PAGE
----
Today I will diverge a little from my cloth diapering posts to express my opinion on some up-coming disposable diaper trends, specifically the new ‘smart’ diaper by Pixie Scientific (read about it from FoxNews.com) and the Huggies TweetPee device (learn more from DigitalTrends.com). While I generally think that new technology always has a use in our society, I feel that these products have missed the mark.
Pixie Scientific ‘smart’ diaper:
If I understand correctly, this diaper has an embedded QR code on it and when your child pees, the code will change colours. If there are any abnormalities, you can scan the code with your phone and find out more precise info to determine if you should bring your baby to the doctor. While I do think this sounds pretty cool, the idea in general worries me for a number of reasons.
First of all, has technology allowed us to become so far removed from reality that we cannot tell that our children need medical attention? What will happen if the technology in the diaper fails and a parent does not notice? Will parents ignore other medical symptoms if their child’s diaper is still telling them that all is well? Regardless if your diaper is designed to tell you that your baby is sick, parents should know what to look out for and be actively keeping an eye on their children’s health. If they are doing that and they suspect a problem, properly trained medical professionals will be able to run the appropriate tests to get the same info the diaper could have told you (and likely more). Perhaps at that point, when a problem has been suspected, this diaper could be used to gather preliminary data on the baby to help expedite diagnosis but I don’t feel that it is an adequate every-day replacement for watching out for changes in your child. I worry about the families that may use it as such and possibly miss or ignore other medical symptoms because they have become dependant on their diapers.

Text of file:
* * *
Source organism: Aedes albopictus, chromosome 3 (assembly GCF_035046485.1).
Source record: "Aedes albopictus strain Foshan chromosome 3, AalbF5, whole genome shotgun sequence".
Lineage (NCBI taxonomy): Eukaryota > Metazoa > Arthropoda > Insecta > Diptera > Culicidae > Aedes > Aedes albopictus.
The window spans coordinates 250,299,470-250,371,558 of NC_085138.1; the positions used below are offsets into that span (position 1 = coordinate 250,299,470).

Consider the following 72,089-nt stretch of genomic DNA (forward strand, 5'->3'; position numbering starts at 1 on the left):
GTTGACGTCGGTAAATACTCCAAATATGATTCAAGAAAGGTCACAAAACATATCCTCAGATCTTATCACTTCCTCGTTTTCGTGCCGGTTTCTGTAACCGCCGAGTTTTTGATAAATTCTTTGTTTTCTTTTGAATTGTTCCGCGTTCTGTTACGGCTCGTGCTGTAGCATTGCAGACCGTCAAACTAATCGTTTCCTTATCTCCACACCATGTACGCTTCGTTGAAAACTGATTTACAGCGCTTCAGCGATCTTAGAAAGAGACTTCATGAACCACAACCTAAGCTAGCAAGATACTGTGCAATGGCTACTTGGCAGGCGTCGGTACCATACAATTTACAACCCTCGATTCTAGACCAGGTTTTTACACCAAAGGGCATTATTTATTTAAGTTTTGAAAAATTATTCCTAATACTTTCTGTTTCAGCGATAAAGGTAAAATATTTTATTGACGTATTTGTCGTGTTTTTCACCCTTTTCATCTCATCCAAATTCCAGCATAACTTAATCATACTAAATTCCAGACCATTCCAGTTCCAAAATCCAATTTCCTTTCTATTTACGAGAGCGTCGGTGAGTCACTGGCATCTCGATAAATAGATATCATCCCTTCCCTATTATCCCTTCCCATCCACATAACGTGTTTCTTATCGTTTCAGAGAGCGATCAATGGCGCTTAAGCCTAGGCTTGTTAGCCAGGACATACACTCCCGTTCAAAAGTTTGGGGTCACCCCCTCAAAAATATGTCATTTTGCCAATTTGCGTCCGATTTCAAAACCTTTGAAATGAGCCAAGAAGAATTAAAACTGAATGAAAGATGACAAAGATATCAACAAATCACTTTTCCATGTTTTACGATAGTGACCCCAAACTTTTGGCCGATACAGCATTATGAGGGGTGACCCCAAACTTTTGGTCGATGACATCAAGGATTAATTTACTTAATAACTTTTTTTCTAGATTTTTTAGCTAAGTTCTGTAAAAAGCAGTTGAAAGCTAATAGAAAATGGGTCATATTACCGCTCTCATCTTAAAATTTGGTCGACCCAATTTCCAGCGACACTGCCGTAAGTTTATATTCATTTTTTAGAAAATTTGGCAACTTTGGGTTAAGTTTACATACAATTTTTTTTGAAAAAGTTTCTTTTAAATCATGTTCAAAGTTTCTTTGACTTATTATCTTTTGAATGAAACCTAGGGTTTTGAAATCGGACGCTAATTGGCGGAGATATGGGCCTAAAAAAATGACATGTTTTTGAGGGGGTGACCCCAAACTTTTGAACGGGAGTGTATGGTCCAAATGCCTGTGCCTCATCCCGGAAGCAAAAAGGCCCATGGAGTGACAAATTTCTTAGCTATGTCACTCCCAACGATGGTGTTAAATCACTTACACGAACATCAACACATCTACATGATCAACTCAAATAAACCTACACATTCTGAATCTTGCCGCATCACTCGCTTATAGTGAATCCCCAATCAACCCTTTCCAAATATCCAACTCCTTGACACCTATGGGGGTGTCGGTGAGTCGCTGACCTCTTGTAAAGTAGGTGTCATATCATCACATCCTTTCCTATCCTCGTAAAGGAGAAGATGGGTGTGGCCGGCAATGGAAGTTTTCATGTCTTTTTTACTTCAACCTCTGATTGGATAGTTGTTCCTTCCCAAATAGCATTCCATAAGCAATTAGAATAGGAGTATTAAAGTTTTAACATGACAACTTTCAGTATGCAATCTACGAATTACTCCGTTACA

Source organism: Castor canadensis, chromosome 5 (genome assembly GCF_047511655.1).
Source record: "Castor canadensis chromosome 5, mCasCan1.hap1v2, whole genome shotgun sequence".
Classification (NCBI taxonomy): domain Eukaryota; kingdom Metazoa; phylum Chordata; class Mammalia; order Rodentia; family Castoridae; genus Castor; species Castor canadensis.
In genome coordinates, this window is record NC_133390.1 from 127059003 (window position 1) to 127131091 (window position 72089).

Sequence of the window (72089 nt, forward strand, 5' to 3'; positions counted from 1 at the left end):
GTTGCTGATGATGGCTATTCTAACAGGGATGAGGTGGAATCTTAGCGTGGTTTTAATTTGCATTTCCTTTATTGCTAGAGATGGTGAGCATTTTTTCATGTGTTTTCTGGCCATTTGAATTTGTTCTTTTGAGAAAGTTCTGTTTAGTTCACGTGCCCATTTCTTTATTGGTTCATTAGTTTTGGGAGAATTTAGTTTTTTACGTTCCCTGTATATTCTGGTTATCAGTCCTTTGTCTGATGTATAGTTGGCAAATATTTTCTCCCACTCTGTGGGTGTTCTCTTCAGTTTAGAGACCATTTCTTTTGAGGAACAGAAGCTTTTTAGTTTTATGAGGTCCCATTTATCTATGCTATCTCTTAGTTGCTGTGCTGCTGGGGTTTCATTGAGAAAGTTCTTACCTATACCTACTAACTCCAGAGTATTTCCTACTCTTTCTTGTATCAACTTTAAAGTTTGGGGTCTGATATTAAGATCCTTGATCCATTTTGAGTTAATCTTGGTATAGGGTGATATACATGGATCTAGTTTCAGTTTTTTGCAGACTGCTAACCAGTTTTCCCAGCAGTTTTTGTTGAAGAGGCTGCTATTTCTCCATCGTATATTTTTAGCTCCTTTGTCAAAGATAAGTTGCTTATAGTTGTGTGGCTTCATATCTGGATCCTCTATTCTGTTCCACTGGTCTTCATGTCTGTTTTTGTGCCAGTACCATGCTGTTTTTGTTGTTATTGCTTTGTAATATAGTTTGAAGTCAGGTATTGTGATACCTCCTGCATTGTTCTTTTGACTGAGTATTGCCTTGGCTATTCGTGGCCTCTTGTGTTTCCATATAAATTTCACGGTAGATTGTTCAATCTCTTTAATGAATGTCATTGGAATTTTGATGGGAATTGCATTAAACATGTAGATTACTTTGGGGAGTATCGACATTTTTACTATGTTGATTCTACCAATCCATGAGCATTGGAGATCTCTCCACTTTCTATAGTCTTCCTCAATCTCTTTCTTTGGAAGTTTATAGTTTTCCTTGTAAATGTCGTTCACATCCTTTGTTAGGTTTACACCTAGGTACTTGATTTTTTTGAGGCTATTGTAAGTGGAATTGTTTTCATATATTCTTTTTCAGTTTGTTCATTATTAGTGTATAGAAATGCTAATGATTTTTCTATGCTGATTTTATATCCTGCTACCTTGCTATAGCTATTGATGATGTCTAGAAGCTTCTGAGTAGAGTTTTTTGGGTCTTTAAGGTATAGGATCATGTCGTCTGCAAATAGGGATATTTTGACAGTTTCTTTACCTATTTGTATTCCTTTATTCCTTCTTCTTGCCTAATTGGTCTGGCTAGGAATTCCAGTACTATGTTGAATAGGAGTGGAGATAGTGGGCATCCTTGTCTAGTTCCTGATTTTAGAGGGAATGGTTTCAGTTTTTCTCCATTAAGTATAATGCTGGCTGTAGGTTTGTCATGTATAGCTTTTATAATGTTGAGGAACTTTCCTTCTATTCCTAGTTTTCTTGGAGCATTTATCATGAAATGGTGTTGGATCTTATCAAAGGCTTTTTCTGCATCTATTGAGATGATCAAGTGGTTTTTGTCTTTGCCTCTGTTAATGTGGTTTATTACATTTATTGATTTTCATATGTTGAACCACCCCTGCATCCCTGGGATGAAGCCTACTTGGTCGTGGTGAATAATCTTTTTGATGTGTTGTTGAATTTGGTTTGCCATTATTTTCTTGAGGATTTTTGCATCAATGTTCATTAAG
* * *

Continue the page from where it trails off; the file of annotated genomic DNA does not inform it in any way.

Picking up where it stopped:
Secondly, disposable diapers are already full of chemicals! In order to create this colour changing QR code that is supposedly precise enough to measure bacteria levels, chemical reactions are needed. In other words, chemicals are added to the diaper that react with urine to create the colour change. Our babies are exposed to enough and now we want to add more exposure in order to track their health (which we have been able to do all along without the help of a diaper)? It just doesn’t make any sense to me, even if the chemicals used are currently considered safe. By ‘currently considered safe’, I of course mean ‘for now’ as many products are considered safe for a long time to be promptly pulled from the market due to causing detrimental health problems.
Learn More: http://www.foxnews.com/health/2013/07/10/new-smart-diapers-track-babys-health-alert-parents/
Moving on to the Huggies TweetPee, which is currently being tested in Brazil. This is not so much a diaper as it is a gadget that works with your diapers. Huggies has launched an official website for this diaper gadget but since it is in Portuguese, my understanding of how it works has come from the news. Basically, it is a device that attaches to baby’s diaper and it sends your phone a message whenever baby needs to be changed. It also tracks how many diapers you use to tell you when to buy more.
My concerns with this device mostly circle around the idea that parents need to be told when to change baby. Shouldn’t we be in regular enough contact with our baby to know if it is time for a change? Huggies already has a colour changing wetness indicator to tell you if baby has peed but now we suddenly need our phones to tell us too? Is that a sign of the times that we are spending more time on our phones than with our babies? Perhaps if you think this product is an awesome idea, you should be asking yourself “why do I not know my baby needs a clean diaper?”.
I will give this product a little credit however. Some parents tend to leave their children in disposables longer than they should, simply because it saves money if they can stretch a few extra hours out of each diaper. Personally, this practice irritates me because if a baby is wet or dirty then they need to be changed as soon as possible. Adults wouldn’t want to live in a dirty or wet diaper for any longer than necessary, why should a baby? So I will credit TweetPee for helping to reduce this problem if it works to remind parents to change baby as soon as a diaper is soiled.
Learn more: http://www.digitaltrends.com/social-media/tweetpee-sends-tweet-when-baby-pees/, http://huggiestweetpee.com/